Illustrative and presently preferred embodiments of the invention are shown in the accompanying drawing in which:

FIG. 1 is a perspective view of a prosthetic hand, prosthetic joint module, and shock absorber device mounted on a prosthetic arm.

FIG. 2 is a cross-sectional side elevation view of a prosthetic hand, prosthetic joint module, and shock absorber device;

FIG. 3 is a cross-sectional rear elevation view of a prosthetic hand, prosthetic joint module, and shock absorber device;

FIG. 4 is an exploded perspective view of a prosthetic, hand, prosthetic joint module, and shock absorber device;

FIG. 5 is a side elevation view of a prosthetic hand, prosthetic joint module, and shock absorber device used to perform a fist push-up;

FIG. 6 is a side elevation view of a prosthetic hand prosthetic joint module, and shock absorber device used to perform a palm push-up;

FIG. 7 is a side elevation view of a prosthetic hand, used to perform a finger push-up;

FIG. 8 is a perspective view of a prosthetic joint module;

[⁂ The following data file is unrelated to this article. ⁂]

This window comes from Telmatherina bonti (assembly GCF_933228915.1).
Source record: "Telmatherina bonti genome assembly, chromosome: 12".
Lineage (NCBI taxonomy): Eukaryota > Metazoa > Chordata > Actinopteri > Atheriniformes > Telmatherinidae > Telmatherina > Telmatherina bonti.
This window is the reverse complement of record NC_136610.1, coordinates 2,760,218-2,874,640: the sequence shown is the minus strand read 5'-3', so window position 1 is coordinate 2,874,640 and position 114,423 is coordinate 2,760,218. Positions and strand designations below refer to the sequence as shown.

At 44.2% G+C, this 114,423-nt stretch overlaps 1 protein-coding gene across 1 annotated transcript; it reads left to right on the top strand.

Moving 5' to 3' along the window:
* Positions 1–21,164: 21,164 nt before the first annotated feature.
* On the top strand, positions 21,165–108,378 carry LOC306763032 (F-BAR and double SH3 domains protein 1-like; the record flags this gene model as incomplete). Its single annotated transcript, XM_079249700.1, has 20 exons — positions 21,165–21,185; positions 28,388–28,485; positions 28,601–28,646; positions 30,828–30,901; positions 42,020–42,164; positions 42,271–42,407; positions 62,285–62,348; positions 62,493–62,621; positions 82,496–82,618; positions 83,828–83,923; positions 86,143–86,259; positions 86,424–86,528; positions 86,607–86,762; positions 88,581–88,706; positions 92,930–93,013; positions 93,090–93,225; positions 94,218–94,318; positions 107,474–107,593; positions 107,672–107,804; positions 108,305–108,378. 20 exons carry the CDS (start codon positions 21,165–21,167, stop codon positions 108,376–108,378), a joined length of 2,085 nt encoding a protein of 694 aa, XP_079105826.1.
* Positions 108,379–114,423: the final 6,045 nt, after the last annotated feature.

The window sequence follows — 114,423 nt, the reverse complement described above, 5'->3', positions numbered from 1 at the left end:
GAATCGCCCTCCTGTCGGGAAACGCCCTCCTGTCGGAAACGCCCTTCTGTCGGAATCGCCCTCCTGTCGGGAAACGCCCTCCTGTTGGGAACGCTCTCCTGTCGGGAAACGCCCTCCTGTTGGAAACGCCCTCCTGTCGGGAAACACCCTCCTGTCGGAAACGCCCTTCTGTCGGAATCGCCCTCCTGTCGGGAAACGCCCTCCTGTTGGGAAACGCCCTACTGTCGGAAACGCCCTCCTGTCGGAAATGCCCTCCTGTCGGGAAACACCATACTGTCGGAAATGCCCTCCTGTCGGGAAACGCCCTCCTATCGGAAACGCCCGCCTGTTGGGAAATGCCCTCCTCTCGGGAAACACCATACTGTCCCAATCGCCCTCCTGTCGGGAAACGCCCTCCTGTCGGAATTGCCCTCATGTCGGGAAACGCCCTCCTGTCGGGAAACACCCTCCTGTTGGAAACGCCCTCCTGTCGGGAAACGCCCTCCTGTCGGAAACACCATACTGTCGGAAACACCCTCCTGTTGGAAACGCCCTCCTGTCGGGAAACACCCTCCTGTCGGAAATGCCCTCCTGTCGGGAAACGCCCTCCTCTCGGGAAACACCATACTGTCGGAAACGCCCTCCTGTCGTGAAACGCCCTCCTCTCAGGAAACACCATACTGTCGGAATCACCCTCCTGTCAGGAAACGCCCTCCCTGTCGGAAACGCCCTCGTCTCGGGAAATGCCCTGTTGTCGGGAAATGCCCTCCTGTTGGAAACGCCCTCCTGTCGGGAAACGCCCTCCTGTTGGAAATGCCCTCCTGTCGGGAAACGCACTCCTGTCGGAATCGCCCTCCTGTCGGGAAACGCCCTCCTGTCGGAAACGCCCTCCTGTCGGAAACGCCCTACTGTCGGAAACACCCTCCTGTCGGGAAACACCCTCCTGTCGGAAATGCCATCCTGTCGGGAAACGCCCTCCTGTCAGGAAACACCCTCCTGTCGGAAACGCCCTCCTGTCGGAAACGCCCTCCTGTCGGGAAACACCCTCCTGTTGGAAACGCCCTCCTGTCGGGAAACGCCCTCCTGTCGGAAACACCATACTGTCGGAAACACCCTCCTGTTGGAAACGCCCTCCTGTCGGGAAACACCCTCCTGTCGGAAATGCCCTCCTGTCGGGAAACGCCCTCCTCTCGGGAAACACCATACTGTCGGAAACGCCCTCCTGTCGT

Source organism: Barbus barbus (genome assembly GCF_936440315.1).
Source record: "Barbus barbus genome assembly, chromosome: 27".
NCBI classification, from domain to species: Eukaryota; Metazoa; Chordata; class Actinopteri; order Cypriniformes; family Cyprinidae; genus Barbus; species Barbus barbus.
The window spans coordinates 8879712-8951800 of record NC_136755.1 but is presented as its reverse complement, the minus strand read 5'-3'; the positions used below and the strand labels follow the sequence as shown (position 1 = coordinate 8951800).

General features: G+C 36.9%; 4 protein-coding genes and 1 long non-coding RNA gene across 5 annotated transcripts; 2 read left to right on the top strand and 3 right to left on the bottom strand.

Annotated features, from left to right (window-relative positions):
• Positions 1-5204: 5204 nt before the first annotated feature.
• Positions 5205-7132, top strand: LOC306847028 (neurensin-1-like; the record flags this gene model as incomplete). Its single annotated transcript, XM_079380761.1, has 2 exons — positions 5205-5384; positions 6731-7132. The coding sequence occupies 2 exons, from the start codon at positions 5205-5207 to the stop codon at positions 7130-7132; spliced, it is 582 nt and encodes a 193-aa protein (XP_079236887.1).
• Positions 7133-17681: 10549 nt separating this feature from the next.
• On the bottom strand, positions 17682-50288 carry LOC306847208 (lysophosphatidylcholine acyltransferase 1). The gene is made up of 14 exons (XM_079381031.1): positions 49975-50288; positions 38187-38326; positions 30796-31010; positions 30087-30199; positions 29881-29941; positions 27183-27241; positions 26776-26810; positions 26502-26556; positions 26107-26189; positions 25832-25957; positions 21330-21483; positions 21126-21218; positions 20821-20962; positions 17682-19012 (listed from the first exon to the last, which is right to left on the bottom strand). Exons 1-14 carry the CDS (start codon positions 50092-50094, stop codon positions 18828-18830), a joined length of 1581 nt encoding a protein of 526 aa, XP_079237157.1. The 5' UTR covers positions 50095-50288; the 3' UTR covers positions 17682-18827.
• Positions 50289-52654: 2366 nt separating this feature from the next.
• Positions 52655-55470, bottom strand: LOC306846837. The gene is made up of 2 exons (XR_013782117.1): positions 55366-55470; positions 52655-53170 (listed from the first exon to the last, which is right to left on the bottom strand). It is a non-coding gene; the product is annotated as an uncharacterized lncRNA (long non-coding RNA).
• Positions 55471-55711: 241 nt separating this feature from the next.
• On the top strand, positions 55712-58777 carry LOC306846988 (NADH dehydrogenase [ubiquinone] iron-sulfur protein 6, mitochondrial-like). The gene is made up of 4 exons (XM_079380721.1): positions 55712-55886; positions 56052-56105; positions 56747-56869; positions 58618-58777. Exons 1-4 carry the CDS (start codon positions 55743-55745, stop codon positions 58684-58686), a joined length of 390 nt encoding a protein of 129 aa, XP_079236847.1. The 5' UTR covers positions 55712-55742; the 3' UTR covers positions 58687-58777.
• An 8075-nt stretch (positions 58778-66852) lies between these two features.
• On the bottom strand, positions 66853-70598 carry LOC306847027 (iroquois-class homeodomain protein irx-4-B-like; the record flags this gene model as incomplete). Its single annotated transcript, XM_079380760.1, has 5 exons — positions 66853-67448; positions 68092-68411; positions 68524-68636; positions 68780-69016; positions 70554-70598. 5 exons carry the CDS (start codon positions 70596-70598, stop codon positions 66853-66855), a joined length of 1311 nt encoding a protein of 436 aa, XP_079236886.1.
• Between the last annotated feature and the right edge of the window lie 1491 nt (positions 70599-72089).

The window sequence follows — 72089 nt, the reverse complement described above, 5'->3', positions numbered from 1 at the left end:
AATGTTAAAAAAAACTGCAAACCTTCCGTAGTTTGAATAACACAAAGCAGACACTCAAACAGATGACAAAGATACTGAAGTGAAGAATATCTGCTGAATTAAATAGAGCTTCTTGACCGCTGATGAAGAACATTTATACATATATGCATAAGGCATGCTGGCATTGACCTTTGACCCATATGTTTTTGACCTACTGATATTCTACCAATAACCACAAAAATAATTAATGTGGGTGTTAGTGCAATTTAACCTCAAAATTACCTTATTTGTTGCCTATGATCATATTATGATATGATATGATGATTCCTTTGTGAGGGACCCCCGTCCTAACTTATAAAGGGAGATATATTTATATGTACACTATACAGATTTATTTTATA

FIG. 9 is a cut-away perspective view of a prosthetic joint module;

FIG. 10 is a perspective view of a female adapter;

FIG. 11 is a side elevation view of the female adapter of FIG. 10;

FIG. 12 is a perspective view of another embodiment of a female adapter;

FIG. 13 is a side elevation view of the female adapter of FIG. 12;

FIG. 14 is a side elevation view of a prosthetic joint module used to connect a prosthetic foot to a prosthetic leg;

FIG. 15 is a cross sectional view of an alternate embodiment of a prosthetic joint module;

FIG. 16 is a cross sectional view of yet another embodiment of a prosthetic joint module;

FIG. 17 is a cross-sectional view of still another embodiment of a prosthetic joint module;